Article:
15 - Regional multinationals and government policy: the end of global strategy and multilateralism  pp. 361-380


By Alan M. Rugman

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Introduction

The interaction between multinational enterprises (MNEs) and the governments of nation-states has been studied for over thirty years, going back to the classic analysis of Vernon (1971). The interaction between MNEs and home and host governments has been further developed by Stopford and Strange (1991) in a model of triangular economic diplomacy. The entire development of a scholarly field known as international political economy takes as its focus the interactions between MNEs and States. What can be added to this literature?

The answer is new evidence that MNEs operate predominately on a regional basis, rather than on a global basis as many earlier studies have assumed. Yet, rather than MNEs operating across borders around the world, the evidence, e.g., in Rugman (2000), is that the vast majority of MNEs have as much as 80 percent of their sales within their home region. Further, these “Triad” regions of the EU, North America, and Asia account for well over 90 percent of all MNE activity (as revealed by sales, or assets, or employees). Thus a focus on regionalization is now required to analyze states and firms.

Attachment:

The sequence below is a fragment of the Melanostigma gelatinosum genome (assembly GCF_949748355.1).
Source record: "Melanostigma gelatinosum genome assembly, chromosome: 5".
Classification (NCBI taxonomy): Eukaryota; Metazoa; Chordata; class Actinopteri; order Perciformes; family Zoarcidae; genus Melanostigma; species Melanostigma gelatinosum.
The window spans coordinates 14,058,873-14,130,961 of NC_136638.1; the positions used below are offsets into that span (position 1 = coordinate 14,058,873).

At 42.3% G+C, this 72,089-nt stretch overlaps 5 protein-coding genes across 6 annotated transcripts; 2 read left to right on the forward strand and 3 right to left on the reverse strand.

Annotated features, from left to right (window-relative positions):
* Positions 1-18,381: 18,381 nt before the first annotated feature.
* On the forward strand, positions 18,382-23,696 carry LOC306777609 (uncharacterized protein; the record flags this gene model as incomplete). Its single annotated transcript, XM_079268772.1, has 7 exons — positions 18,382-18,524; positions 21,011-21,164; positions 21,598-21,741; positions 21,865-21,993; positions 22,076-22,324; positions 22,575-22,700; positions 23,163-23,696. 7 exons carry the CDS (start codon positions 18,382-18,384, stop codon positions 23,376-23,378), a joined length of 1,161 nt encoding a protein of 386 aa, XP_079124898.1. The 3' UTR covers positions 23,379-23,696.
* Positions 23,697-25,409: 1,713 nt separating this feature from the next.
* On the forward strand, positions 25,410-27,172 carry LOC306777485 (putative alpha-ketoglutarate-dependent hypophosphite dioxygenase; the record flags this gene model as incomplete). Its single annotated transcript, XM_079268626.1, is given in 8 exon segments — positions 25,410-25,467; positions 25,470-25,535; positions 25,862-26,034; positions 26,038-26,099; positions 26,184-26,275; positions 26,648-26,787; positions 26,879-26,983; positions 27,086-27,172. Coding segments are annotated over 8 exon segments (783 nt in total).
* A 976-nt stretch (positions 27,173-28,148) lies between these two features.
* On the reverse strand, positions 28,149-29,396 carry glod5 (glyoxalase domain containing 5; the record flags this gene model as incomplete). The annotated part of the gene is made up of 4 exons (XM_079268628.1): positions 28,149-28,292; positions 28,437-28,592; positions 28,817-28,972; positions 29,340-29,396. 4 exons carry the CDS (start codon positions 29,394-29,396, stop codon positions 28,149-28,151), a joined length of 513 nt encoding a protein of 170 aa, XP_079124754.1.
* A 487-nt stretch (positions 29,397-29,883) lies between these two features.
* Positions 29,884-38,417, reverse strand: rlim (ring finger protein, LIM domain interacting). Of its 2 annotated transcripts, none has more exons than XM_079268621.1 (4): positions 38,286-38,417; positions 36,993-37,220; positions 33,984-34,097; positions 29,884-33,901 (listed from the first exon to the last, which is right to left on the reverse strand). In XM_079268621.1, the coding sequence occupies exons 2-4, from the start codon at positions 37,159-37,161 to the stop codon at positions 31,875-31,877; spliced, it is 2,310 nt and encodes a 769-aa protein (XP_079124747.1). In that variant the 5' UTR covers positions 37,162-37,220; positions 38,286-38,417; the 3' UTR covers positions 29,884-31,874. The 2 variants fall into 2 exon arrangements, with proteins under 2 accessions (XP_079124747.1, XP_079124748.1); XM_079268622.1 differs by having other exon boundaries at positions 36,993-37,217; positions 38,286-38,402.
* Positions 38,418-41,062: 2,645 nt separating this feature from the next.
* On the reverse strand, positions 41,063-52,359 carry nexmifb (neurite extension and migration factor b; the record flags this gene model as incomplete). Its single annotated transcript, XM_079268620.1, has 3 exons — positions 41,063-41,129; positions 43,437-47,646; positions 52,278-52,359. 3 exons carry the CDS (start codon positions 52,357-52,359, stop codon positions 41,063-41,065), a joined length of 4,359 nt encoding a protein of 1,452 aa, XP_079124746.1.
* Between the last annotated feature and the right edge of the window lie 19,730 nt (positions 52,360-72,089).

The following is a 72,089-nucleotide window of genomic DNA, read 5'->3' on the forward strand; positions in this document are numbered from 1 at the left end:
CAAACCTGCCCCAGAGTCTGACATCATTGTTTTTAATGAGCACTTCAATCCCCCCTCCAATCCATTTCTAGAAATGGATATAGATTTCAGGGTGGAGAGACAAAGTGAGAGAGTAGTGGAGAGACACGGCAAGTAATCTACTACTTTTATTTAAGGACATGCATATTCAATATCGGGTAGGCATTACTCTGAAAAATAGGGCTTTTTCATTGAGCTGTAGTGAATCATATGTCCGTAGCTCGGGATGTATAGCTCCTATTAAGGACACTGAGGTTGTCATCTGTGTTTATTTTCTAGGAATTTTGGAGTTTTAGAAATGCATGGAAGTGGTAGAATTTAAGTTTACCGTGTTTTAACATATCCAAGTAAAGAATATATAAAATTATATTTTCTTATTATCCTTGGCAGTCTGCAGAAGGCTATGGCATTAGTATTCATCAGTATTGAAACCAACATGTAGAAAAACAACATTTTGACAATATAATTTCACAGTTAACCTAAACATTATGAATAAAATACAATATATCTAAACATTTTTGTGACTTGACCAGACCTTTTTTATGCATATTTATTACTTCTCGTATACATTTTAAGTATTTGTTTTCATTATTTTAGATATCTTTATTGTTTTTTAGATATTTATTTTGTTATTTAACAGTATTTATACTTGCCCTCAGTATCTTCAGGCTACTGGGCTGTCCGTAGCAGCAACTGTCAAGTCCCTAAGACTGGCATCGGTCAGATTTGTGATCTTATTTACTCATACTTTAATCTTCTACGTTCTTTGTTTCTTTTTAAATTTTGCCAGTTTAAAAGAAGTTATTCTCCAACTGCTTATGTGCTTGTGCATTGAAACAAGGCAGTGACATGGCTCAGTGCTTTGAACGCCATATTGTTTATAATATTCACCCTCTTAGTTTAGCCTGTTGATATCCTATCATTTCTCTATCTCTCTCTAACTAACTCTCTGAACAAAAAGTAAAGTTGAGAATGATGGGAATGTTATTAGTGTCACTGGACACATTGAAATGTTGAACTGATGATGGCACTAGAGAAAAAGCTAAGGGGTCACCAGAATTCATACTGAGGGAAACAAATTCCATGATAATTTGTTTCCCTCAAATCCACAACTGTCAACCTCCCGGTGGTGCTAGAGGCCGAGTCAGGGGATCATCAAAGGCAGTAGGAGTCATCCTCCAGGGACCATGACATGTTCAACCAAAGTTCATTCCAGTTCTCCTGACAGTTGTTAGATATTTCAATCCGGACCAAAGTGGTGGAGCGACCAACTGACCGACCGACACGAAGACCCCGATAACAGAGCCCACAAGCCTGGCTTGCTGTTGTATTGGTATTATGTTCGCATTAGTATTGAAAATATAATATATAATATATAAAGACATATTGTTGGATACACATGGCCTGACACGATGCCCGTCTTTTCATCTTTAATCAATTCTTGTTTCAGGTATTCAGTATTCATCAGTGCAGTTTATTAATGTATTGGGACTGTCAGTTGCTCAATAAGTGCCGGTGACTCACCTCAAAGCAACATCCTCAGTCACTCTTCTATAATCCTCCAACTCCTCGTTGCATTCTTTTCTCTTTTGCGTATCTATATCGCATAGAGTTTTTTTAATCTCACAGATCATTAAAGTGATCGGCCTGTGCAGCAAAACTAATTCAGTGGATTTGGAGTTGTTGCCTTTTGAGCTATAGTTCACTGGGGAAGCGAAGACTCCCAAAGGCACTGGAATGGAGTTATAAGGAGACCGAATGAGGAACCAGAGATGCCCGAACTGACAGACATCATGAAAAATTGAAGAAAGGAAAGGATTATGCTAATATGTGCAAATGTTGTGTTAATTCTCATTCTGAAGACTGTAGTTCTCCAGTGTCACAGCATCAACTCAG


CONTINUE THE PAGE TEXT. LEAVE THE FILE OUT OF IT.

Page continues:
The issues to be explored in this chapter are the following:

  • Given the new evidence on the economic interdependence within each region of the Triad, is this being facilitated by regional or multilateral trade agreements? The EU is much more of an integrated common market than the looser free trade agreements of the North American Free Trade Association (NAFTA), the Free Trade Association of the Americas (FTAA), and the Asian Agreement of November 2002. […]